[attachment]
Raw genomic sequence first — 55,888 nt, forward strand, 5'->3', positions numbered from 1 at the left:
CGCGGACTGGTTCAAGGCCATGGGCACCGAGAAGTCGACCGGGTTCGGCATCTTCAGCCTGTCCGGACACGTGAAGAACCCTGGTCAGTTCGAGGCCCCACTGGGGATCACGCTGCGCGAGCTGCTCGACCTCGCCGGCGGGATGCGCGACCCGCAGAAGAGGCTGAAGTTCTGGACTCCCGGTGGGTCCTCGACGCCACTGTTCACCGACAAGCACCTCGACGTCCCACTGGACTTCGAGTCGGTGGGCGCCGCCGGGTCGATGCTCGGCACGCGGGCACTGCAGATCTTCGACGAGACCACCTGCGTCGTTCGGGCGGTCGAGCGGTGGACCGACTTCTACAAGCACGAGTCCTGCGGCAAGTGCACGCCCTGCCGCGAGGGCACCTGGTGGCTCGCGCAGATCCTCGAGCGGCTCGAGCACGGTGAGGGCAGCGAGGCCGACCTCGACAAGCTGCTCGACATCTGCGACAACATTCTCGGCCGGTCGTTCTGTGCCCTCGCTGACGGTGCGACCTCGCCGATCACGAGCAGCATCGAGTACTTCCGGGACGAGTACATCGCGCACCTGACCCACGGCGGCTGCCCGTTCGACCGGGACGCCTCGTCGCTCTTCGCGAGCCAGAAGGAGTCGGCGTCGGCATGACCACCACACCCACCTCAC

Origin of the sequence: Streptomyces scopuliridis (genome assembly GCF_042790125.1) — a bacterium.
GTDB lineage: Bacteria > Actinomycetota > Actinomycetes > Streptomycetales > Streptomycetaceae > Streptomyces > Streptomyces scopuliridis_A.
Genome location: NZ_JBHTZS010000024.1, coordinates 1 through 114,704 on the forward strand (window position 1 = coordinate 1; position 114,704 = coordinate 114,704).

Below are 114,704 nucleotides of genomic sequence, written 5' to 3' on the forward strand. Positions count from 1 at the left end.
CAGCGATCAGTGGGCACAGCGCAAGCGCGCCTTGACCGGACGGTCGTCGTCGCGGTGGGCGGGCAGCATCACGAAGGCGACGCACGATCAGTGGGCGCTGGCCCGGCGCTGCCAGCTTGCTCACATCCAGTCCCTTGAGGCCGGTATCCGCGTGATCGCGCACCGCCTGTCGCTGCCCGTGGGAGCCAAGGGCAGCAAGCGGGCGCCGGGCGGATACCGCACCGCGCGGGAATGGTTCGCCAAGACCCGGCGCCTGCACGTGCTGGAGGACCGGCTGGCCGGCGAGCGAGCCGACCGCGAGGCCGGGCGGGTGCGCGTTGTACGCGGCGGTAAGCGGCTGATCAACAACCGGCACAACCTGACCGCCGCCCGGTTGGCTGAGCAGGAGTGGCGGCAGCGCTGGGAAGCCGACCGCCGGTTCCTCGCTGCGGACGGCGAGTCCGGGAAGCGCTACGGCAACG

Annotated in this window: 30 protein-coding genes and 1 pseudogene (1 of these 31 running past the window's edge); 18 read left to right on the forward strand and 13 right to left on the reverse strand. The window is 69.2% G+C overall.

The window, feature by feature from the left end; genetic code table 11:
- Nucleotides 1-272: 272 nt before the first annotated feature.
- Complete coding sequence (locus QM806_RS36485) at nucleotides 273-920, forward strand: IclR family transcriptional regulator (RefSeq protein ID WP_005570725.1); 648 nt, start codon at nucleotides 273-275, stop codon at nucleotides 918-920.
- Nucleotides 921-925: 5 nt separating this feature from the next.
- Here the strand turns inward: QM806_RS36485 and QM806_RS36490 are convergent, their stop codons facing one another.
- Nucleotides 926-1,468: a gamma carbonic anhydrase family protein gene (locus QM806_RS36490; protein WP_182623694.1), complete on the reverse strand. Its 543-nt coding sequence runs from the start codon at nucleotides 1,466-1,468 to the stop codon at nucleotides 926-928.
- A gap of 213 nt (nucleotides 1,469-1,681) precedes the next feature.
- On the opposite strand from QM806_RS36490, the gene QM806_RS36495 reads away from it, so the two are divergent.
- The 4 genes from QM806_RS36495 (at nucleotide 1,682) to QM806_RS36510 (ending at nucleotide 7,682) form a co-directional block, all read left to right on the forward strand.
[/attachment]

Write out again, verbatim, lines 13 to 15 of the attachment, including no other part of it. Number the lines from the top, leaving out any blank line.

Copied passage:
- Here the strand turns inward: QM806_RS36485 and QM806_RS36490 are convergent, their stop codons facing one another.
- Nucleotides 926-1,468: a gamma carbonic anhydrase family protein gene (locus QM806_RS36490; protein WP_182623694.1), complete on the reverse strand. Its 543-nt coding sequence runs from the start codon at nucleotides 1,466-1,468 to the stop codon at nucleotides 926-928.
- A gap of 213 nt (nucleotides 1,469-1,681) precedes the next feature.